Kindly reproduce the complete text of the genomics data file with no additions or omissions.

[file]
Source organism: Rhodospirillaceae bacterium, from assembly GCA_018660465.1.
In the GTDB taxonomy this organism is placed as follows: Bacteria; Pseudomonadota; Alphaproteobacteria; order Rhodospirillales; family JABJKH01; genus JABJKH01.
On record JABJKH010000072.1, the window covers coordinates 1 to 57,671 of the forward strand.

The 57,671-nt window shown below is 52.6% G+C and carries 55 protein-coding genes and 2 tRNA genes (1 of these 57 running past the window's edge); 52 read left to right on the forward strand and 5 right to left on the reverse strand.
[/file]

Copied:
Source organism: Rhodospirillaceae bacterium, from assembly GCA_018660465.1.
In the GTDB taxonomy this organism is placed as follows: Bacteria; Pseudomonadota; Alphaproteobacteria; order Rhodospirillales; family JABJKH01; genus JABJKH01.
On record JABJKH010000072.1, the window covers coordinates 1 to 57,671 of the forward strand.

The 57,671-nt window shown below is 52.6% G+C and carries 55 protein-coding genes and 2 tRNA genes (1 of these 57 running past the window's edge); 52 read left to right on the forward strand and 5 right to left on the reverse strand.